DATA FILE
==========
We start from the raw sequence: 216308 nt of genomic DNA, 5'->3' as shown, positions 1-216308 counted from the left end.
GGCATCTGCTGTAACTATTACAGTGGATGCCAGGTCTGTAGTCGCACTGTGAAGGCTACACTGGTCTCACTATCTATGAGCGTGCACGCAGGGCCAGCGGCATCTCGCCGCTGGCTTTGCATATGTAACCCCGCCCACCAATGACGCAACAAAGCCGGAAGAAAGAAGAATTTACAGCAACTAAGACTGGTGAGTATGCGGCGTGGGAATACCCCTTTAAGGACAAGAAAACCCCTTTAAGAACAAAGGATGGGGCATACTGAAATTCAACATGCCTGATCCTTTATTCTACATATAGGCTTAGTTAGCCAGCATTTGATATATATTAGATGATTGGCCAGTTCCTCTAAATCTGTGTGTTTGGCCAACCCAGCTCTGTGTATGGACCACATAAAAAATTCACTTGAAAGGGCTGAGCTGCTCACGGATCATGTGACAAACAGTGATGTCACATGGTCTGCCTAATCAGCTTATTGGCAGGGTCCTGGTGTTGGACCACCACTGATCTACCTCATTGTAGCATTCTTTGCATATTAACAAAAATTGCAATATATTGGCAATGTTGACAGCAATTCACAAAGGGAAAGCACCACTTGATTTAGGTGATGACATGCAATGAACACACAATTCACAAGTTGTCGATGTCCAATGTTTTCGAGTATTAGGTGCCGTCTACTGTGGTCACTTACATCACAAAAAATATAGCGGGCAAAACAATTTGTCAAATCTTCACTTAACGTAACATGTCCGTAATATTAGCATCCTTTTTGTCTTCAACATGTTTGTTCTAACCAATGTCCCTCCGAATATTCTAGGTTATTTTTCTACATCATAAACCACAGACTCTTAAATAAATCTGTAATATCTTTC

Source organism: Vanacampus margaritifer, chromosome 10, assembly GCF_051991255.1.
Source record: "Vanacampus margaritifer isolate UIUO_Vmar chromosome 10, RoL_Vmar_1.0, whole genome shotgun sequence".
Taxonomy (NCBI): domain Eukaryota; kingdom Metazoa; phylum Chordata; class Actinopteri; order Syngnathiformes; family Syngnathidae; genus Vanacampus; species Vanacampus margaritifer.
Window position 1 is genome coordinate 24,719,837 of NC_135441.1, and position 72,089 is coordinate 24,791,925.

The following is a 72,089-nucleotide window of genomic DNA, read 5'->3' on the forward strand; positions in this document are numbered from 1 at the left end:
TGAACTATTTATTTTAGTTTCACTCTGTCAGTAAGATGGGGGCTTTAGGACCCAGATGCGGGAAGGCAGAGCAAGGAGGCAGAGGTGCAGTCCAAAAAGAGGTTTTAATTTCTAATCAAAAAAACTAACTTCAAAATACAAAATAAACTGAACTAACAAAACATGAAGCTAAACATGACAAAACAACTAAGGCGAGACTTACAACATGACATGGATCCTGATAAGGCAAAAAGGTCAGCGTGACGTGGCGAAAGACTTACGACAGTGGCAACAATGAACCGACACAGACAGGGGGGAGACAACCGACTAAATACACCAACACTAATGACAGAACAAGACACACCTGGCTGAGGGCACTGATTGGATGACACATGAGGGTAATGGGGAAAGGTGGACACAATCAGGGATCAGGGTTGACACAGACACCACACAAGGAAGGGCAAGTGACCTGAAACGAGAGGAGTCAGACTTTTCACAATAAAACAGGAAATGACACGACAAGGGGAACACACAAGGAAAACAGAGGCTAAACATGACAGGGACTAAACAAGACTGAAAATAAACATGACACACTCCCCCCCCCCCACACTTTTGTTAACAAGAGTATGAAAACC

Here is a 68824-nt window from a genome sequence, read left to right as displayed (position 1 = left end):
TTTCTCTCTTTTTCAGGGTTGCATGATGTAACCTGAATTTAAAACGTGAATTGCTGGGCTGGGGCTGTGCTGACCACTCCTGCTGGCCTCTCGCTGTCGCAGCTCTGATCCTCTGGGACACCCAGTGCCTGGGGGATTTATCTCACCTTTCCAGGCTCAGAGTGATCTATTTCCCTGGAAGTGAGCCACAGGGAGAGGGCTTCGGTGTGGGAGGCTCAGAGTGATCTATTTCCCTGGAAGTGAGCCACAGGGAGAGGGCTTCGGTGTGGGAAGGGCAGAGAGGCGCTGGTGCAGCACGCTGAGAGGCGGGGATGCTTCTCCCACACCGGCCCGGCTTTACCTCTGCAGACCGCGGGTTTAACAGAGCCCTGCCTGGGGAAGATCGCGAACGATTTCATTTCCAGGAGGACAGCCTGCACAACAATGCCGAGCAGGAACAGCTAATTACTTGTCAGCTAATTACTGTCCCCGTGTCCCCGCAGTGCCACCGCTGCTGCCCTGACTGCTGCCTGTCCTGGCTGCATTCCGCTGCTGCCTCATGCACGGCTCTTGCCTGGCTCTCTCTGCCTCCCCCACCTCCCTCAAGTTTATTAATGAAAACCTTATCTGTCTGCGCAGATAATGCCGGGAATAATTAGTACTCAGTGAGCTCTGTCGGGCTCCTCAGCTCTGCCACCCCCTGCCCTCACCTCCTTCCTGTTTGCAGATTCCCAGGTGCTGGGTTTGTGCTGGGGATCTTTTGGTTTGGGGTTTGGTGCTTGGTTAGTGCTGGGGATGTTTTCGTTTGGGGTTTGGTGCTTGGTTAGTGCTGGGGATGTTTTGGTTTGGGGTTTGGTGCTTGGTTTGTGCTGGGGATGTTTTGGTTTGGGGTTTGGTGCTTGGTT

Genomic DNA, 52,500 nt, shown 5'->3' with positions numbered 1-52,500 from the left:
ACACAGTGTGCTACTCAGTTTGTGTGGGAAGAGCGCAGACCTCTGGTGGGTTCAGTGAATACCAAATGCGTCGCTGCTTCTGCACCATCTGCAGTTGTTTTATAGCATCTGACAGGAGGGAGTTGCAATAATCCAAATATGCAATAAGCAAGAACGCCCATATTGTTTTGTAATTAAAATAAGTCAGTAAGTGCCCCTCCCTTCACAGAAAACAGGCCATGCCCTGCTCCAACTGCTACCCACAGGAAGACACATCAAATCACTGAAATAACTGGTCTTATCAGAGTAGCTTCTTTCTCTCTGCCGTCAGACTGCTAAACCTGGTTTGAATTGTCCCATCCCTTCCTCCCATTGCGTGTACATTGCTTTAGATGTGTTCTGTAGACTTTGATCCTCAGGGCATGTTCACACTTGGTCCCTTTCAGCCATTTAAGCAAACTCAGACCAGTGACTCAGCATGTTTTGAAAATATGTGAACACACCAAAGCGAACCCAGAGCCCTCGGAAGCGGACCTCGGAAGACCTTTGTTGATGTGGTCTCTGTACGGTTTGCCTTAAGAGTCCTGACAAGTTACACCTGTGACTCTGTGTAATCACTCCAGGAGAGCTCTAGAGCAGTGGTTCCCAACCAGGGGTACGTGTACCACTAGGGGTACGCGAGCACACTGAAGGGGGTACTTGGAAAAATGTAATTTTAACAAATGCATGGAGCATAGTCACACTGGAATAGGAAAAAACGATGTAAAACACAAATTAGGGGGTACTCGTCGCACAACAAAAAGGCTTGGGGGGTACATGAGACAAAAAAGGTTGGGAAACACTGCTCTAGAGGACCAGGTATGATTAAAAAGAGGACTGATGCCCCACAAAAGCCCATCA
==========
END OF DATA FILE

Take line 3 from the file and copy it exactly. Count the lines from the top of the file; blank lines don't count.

Source organism: Vanacampus margaritifer, chromosome 10, assembly GCF_051991255.1.